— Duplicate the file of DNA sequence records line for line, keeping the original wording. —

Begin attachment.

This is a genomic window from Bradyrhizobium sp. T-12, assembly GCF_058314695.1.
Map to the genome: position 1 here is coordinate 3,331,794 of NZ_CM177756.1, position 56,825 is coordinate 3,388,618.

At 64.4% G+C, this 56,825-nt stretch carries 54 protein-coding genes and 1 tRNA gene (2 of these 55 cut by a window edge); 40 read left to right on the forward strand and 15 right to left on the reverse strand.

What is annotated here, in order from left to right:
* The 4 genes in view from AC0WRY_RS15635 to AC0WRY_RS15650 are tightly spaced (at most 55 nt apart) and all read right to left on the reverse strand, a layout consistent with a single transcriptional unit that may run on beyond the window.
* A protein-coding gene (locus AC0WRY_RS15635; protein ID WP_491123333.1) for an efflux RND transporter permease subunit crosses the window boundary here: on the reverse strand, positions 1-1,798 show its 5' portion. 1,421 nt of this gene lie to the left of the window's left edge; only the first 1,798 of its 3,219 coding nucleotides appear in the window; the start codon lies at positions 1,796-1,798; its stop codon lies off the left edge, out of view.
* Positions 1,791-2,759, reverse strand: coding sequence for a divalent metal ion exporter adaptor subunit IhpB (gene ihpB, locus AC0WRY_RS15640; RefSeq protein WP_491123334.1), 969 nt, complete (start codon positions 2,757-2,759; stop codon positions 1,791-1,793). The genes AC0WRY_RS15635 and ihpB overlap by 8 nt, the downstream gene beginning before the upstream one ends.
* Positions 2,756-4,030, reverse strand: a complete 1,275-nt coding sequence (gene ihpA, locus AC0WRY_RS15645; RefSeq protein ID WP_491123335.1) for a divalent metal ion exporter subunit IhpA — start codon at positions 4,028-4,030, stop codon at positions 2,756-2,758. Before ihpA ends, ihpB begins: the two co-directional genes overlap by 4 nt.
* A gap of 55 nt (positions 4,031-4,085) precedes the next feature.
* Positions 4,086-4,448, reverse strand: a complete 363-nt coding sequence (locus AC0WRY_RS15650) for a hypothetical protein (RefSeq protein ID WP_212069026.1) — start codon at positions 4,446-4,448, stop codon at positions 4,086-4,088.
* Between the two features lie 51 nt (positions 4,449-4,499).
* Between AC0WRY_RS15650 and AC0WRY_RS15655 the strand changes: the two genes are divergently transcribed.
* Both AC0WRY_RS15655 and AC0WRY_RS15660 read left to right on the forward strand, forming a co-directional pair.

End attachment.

This is a genomic window from Bradyrhizobium sp. T-12, assembly GCF_058314695.1.
Map to the genome: position 1 here is coordinate 3,331,794 of NZ_CM177756.1, position 56,825 is coordinate 3,388,618.

At 64.4% G+C, this 56,825-nt stretch carries 54 protein-coding genes and 1 tRNA gene (2 of these 55 cut by a window edge); 40 read left to right on the forward strand and 15 right to left on the reverse strand.

What is annotated here, in order from left to right:
* The 4 genes in view from AC0WRY_RS15635 to AC0WRY_RS15650 are tightly spaced (at most 55 nt apart) and all read right to left on the reverse strand, a layout consistent with a single transcriptional unit that may run on beyond the window.
* A protein-coding gene (locus AC0WRY_RS15635; protein ID WP_491123333.1) for an efflux RND transporter permease subunit crosses the window boundary here: on the reverse strand, positions 1-1,798 show its 5' portion. 1,421 nt of this gene lie to the left of the window's left edge; only the first 1,798 of its 3,219 coding nucleotides appear in the window; the start codon lies at positions 1,796-1,798; its stop codon lies off the left edge, out of view.
* Positions 1,791-2,759, reverse strand: coding sequence for a divalent metal ion exporter adaptor subunit IhpB (gene ihpB, locus AC0WRY_RS15640; RefSeq protein WP_491123334.1), 969 nt, complete (start codon positions 2,757-2,759; stop codon positions 1,791-1,793). The genes AC0WRY_RS15635 and ihpB overlap by 8 nt, the downstream gene beginning before the upstream one ends.
* Positions 2,756-4,030, reverse strand: a complete 1,275-nt coding sequence (gene ihpA, locus AC0WRY_RS15645; RefSeq protein ID WP_491123335.1) for a divalent metal ion exporter subunit IhpA — start codon at positions 4,028-4,030, stop codon at positions 2,756-2,758. Before ihpA ends, ihpB begins: the two co-directional genes overlap by 4 nt.
* A gap of 55 nt (positions 4,031-4,085) precedes the next feature.
* Positions 4,086-4,448, reverse strand: a complete 363-nt coding sequence (locus AC0WRY_RS15650) for a hypothetical protein (RefSeq protein ID WP_212069026.1) — start codon at positions 4,446-4,448, stop codon at positions 4,086-4,088.
* Between the two features lie 51 nt (positions 4,449-4,499).
* Between AC0WRY_RS15650 and AC0WRY_RS15655 the strand changes: the two genes are divergently transcribed.
* Both AC0WRY_RS15655 and AC0WRY_RS15660 read left to right on the forward strand, forming a co-directional pair.